November 13, 2017

Front of classroom diversity — and its impact on students of color

Teacher Andreina Velasco instructs young students at Earl Boyles Elementary School's Early Works program, an initiative launched by the Children's Institute in partnership with Meyer and other funders.

This year, Meyer’s Equitable Education portfolio commissioned a literature review highlighting 11 dimensions of educational equity. Each of the 11 “chapters” serves as a resource for deepening educators’ and community-based organizations’ grounding in what research tells us about educational equity. Chapter 2, entitled “Teachers of Color in Classrooms and the Impact on Students of Color,” highlights the lack of racial diversity within Oregon’s K-12 teacher workforce — and why it matters.

Attached here is a virtual copy of the second chapter, which draws correlations between that lack of racial diversity and Oregon’s achievement gap for students of color, and suggests that increasing the number of teachers of color in classrooms across the state is imperative to reducing the achievement gap.

Meyer supports this work: 2017 grantee Portland State University’s Graduate School of Education Leadership for Equity and Diversity (LEAD) program plans to recruit, prepare and support educators of color through relationships with community-based organizations. This chapter also suggests providing teachers with cultural competency training based on behaviors of teachers of color, ensuring a heightened awareness of their own biases, could elevate academic achievement for students of color. Another education portfolio grantee, KairosPDX, a culturally based education nonprofit founded and directed by three women of color, will soon be training teachers across the state in equity, inclusion and trauma-informed practices to eliminate the achievement gap for our most vulnerable students.

The issue has long been identified as an area for increased support.

In a report released in 2004, “Assessment of Diversity in America’s Teaching Force: A Call to Action,” the National Collaborative on Diversity in the Teaching Force stated: “Additional research is needed, but time is passing quickly and action is vital. We cannot continue to wait as more children of color fail to reach their potential and as fewer teachers of color join and remain in the education community.” Thirteen years later, the call reverberates as academic achievement gaps widen for students of color as compared with their white peers.

As a teacher of color working in a school with a predominantly non-white student population, I often heard exasperated white teachers refer to ”these kids” when referencing students of color. That statement always made me simultaneously cringe and ache, feeling inherently connected to the students given my own background. It expressed, seemingly without the speaker’s knowledge, that they felt the minority kids they were teaching were different from them — other, less civilized than the “good” kids. The statement “these kids” was often followed by “don’t have any respect,” “behave like animals” or “just aren’t getting it.” I would think to myself, “These teachers have B.A. and master’s degrees, right? They are ‘highly qualified’... right?” But having those credentials in no way guarantees that a white teacher will have the cultural competency skills needed to effectively reach students of color, skills often inherent for teachers of color.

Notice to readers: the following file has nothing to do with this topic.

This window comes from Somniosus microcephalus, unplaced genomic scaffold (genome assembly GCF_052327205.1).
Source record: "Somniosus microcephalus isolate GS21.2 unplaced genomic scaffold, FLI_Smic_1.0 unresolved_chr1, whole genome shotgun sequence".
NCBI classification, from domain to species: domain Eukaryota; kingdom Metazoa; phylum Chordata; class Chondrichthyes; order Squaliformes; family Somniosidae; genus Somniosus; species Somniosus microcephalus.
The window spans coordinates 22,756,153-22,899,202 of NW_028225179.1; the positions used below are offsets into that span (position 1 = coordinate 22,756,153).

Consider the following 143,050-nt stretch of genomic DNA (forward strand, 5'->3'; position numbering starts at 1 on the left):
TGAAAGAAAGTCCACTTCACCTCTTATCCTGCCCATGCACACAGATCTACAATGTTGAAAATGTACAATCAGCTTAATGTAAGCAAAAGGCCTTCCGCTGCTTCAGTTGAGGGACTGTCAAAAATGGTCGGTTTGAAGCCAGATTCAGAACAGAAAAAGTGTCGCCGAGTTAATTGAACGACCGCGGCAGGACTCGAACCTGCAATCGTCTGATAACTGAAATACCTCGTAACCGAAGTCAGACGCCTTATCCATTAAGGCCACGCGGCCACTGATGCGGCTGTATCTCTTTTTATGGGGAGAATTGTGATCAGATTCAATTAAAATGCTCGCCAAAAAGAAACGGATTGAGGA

When No Child Left Behind was instituted in 2001, it demanded that all children be educated by a “highly qualified” teacher, but it defined this without a racial or cultural competency lens. Although the intention of eliminating achievement disparities was good, policy-makers didn’t take into account the needs of students, especially students of color. A growing body of evidence makes clear that students of color or underrepresented students do better when they see themselves in those leading their educational experience.

Almost 90 percent of Oregon’s K-12 public education teachers are white, while almost 40 percent are students of color. Consequently, this means in Oregon students of color often go their whole school experience without seeing someone educating them that matches their racial background. Tyler White, a high school student in Portland, recently wrote a guest column describing his experience as a black student with mostly white teachers and the struggles he’s encountered because of this disconnect. Tyler White is not the only student of color feeling the effects of nonreflective teachers. National Public Radio’s article “If Your Teacher Looks Like You, You May Do Better In School” spotlights recent research echoing White’s experiences.

Meyer’s Equitable Education portfolio knows growing and retaining the pool of teachers of color in Oregon is essential to addressing inequitable outcomes experienced by our most vulnerable students — vulnerable to systemic racism, to teacher biases, to unjust disciplinary actions, to inequitable access to advanced educational experiences (e.g. TAG and Advance Placement courses) and surveillance. We aim to promote the success of all Oregon’s students by bringing awareness to issues affecting equitable access to educational attainment and advancement to college and career with the goal of realizing a flourishing and equitable Oregon.

— Bekah